The National Park Service and National Geographic Society have been celebrating our Centennial all year by organizing more than 100 BioBlitzes to discover and document the species living in our national parks. In addition to these BioBlitzes, the Natural Resource Stewardship and Science Directorate (NRSS) has been working with iNaturalist (OMB Control Number: 1024-0275) to keep track of biodiversity records in national park units for the entire year in a servicewide project. Four days ago, the project surpassed the 100,000 observations milestone just in time for the Centennial anniversary. Observations have been made at over 275 NPS units. Click here to see how many observations have been made in your park.
More than 5000 citizen scientists have made observations in iNaturalist this year from NPS lands. Collectively, they have recorded more than 10,000 species, including common and easily photographed organisms such as the Western Fence Lizard and American Robin as well as more than 500 threatened species (note: the locations of threatened species are automatically obscured on iNaturalist.)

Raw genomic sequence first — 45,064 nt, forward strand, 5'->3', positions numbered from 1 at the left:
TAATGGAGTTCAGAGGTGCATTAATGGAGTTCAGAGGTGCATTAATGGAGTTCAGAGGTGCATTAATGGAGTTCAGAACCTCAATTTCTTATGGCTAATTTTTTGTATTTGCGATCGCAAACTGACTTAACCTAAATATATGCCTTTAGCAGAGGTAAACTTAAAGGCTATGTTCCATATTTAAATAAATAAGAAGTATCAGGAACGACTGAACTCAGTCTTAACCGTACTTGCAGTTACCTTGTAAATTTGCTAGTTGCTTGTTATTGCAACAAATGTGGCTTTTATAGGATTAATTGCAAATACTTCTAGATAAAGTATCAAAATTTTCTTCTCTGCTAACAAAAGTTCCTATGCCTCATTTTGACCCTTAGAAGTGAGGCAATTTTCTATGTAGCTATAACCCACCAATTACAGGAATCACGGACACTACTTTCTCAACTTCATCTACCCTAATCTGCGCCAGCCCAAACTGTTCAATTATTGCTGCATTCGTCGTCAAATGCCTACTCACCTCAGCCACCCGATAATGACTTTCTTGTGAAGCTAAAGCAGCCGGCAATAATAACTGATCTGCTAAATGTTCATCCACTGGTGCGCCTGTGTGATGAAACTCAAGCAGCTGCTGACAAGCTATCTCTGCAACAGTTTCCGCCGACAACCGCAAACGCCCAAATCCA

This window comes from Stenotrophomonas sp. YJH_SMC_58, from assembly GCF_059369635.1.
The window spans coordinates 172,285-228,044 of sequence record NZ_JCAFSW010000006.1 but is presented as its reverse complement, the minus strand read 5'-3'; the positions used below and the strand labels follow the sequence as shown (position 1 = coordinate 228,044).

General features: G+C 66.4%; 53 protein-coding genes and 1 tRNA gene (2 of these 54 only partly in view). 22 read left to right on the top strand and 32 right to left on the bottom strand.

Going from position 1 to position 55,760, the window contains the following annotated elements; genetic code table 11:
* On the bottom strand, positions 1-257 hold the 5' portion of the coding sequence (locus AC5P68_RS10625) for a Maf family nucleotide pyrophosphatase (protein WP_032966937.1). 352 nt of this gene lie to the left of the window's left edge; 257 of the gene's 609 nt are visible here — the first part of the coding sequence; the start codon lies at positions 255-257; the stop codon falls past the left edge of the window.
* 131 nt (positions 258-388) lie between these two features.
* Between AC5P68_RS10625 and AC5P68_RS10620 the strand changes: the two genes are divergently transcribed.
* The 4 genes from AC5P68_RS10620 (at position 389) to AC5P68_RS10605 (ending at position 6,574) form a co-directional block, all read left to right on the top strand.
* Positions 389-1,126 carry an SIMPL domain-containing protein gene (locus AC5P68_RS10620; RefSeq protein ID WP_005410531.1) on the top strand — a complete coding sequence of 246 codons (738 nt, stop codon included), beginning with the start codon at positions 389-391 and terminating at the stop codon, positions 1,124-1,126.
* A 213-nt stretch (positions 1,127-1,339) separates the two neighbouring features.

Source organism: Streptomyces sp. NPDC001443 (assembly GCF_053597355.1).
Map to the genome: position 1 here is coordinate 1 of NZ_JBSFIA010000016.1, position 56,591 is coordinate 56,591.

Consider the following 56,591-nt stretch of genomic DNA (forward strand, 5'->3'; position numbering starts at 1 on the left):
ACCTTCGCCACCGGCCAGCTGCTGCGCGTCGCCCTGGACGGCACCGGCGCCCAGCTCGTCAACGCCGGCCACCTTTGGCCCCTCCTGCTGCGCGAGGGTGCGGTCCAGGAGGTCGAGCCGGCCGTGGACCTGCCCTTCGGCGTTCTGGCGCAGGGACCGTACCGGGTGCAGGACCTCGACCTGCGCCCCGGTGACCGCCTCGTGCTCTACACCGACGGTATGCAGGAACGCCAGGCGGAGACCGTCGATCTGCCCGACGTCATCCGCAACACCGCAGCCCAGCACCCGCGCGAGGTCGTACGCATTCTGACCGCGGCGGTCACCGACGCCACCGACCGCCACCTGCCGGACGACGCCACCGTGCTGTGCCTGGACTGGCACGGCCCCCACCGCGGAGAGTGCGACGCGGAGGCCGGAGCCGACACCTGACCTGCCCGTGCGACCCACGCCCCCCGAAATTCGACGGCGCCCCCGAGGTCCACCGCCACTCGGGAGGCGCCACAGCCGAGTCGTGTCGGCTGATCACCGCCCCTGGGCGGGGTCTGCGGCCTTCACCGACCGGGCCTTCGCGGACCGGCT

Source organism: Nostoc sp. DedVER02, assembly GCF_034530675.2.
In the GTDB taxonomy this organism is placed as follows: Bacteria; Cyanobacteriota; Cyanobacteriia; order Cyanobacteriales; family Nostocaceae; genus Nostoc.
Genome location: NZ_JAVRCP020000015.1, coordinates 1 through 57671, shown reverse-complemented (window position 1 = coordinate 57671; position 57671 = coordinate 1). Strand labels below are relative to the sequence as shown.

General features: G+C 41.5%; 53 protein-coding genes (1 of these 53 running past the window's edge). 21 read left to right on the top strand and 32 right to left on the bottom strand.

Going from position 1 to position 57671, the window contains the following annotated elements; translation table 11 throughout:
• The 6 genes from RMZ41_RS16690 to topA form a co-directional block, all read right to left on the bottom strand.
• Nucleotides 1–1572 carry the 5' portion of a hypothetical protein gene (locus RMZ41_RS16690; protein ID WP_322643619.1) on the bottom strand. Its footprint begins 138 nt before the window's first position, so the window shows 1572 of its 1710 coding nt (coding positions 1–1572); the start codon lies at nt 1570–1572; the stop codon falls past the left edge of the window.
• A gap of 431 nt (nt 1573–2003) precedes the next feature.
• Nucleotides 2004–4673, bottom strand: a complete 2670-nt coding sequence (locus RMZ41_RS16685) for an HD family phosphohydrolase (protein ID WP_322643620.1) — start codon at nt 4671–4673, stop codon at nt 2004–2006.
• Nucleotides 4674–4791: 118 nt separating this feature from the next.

Anyone visiting national park lands with a smartphone or digital camera can turn their photos of plants, animals, fungi, and other “critters” into useful data. Even if participants don’t know exactly which species they recorded, members of the global iNaturalist community work together to crowdsource identifications. Verified records from iNaturalist can be used to update NPSpecies, the official NPS database that documents our knowledge of the occurrence and status of species within each park.
There are still four months left in this Service-wide Centennial quest to document the biodiversity of our national parks. Parks can still register to host a BioBlitz in 2016 or just encourage visitors to come and explore the park with iNaturalist on their own. Visit the BioBlitz Resources site to learn more, check out videos, and see what opportunities BioBlitz and iNaturalist hold for your park. You can also explore observations using the filter tool (top right corner of observations page) and help verify species identifications. Make sure to share all of your BioBlitz highlights on social media with #BioBlitz2016, #NPS100, and #FindYourPark.
Thank you to everyone -- including park staff, regional staff, partners, and volunteers -- who contributed to planning a BioBlitz, getting the word out, and ensuring the safe and successful implementation of this grand endeavor. We hope each one of you had the privilege of seeing first-hand the impact these events can have on our visitors, our next generation of stewards, and increasing our scientific knowledge of the biodiversity of our parks.
Join the NPS Servicewide project once you’ve created an account with iNaturalist.
Getting started with iNaturalist